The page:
the old new caretaker deputy prime minister in charge of the Recovery and Resilience Plan. Pekanov left the plan to Parliament to review it, but since there will be no one there until November, he has to decide what to do: if Bulgaria wants to get any money this year, the Plan has to be filed by 30 September.
the ex World Bank CEO and current IMF head suffered a massive blow to her reputation after revelations she lobbied for bettering China's position in the annual Doing Business ranking by the WB. Georgieva denied doing so (but her ambitions for any future roles might be seriously damaged).
Except the deadline for the Plan, the new deadline for online registration in the National Census. After a series of alleged hacker attacks and server failures, the government decided to extend the online part of the Census for over a week.
EUmoney.bgThe new instrument for citizen control over European funding. Here you can find any project financed by the EU in Bulgaria and leave a comment, or tip off the Anti Corruption Fund (full disclosure - I was the initiator of the idea!) WORD OF THE WEEK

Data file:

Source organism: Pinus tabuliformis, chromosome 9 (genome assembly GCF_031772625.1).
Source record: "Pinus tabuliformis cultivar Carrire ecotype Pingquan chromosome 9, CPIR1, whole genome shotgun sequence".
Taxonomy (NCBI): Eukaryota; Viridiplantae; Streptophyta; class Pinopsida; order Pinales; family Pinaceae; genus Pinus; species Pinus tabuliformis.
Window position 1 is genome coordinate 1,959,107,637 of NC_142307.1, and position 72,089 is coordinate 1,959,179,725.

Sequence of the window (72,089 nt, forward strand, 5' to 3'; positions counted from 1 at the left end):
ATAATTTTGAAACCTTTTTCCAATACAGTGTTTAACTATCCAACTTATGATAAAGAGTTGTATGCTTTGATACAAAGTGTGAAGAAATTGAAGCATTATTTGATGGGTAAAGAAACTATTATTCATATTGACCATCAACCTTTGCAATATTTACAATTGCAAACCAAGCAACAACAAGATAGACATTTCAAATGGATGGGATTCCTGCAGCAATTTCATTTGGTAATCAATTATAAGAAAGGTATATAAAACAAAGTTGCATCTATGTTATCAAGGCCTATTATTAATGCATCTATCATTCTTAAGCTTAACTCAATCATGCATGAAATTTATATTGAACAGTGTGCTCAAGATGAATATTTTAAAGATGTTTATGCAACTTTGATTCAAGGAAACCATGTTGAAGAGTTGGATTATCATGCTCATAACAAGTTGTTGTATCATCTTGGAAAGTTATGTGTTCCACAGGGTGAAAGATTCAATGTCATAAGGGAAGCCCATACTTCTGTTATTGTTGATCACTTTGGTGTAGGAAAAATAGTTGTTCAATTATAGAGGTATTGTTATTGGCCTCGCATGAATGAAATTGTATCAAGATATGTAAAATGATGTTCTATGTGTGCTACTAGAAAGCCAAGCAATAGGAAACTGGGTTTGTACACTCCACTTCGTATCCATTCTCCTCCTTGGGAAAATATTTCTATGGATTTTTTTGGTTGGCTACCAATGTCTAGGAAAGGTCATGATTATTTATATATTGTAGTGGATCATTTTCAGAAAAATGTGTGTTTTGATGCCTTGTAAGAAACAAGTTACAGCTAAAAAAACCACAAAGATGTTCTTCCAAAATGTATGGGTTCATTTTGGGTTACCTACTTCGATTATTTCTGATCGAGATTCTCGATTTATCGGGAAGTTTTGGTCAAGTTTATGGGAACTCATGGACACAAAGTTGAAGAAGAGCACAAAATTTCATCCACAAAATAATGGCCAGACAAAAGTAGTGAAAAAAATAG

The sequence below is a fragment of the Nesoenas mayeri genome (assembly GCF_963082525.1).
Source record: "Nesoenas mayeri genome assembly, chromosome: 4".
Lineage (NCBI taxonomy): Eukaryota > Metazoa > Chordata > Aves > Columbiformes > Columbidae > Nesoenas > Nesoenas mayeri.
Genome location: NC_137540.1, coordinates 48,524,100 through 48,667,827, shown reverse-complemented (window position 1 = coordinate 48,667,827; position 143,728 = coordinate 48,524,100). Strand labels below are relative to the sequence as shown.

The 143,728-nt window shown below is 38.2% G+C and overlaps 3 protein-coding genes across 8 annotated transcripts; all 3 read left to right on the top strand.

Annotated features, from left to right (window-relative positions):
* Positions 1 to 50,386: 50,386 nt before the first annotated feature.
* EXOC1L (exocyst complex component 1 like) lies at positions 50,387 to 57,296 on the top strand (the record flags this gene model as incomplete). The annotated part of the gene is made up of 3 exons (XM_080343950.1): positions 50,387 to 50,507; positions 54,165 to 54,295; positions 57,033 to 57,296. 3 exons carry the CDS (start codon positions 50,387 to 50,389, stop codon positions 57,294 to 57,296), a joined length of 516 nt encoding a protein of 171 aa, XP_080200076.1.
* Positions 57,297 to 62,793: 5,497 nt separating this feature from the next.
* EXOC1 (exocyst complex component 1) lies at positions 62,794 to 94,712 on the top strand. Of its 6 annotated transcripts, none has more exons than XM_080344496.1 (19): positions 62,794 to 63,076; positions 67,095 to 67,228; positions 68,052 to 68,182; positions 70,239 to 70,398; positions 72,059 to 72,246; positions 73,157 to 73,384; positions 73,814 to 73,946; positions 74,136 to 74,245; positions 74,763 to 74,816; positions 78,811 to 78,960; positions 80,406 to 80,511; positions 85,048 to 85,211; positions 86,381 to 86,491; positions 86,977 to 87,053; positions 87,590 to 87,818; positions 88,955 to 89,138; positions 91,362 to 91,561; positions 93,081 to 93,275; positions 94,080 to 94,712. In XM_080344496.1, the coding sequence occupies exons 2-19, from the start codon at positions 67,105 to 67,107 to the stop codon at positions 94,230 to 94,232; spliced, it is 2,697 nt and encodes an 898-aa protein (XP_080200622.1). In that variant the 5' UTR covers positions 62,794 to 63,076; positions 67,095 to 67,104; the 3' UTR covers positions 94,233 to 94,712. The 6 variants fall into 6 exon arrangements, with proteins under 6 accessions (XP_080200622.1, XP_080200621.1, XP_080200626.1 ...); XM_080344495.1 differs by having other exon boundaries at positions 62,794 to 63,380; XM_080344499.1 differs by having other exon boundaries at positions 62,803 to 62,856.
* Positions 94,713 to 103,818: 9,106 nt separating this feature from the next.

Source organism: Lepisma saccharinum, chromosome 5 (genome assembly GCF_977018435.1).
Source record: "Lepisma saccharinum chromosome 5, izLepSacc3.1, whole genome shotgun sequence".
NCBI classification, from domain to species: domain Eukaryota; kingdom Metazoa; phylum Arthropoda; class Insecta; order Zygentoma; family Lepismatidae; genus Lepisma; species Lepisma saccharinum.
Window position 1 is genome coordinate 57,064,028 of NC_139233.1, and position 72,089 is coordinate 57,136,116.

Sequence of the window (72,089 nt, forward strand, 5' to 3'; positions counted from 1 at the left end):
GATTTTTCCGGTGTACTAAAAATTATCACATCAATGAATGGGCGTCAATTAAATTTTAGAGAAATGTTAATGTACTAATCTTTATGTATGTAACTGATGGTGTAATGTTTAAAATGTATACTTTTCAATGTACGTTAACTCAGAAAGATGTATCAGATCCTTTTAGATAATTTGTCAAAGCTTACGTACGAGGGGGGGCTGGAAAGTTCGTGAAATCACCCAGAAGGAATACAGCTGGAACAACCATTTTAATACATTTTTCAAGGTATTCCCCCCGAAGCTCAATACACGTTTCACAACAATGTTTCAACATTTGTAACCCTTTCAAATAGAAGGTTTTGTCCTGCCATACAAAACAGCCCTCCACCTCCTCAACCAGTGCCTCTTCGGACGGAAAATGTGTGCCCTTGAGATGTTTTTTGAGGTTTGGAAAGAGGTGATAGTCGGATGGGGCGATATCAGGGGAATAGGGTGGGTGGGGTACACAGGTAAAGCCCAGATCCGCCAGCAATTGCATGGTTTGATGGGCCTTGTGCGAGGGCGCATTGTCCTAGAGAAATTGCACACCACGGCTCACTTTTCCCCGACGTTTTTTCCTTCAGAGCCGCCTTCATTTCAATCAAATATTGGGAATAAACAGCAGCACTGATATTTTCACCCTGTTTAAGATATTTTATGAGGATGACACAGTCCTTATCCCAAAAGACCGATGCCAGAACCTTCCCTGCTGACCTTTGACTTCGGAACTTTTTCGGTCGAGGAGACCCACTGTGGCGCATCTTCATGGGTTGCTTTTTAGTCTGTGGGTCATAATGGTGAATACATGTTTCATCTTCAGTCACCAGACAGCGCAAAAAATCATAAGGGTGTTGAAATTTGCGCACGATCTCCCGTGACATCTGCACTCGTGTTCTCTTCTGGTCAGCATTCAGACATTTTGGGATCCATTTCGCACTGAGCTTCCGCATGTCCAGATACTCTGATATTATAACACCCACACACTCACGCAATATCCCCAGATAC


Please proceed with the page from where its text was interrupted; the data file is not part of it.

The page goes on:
Pi Ar - PR
A photo of Prosecutor General Ivan Geshev chatting on his phone during a Justice Committee hearing in Parliament last week made the rounds. During the meeting Mr Geshev can be seen exchanging text messages with someone named "Pi Ar Sevi Boyko". Everyone who follows Bulgarian politics immediately recognized who stood behind this codename - former Prime Minister Boyko Borissov's PR (hence the "Bulgarianized" version of the title, Pi Ar) Sevdalina Arnaudova.
Of course, nobody in the State Prosecution found anything wrong with its acting head exchanging messages with the protege of the former Prime Minister. Apropos, Ms Arnaudova herself ought to be an object of interest to the Prosecution, as disgruntled oligarch Vassil Bozhkov claims he bribed Mr Borissov through her. None of this matters to the "centralized and unitary" institution that has somehow dodged any attempted reform for decades.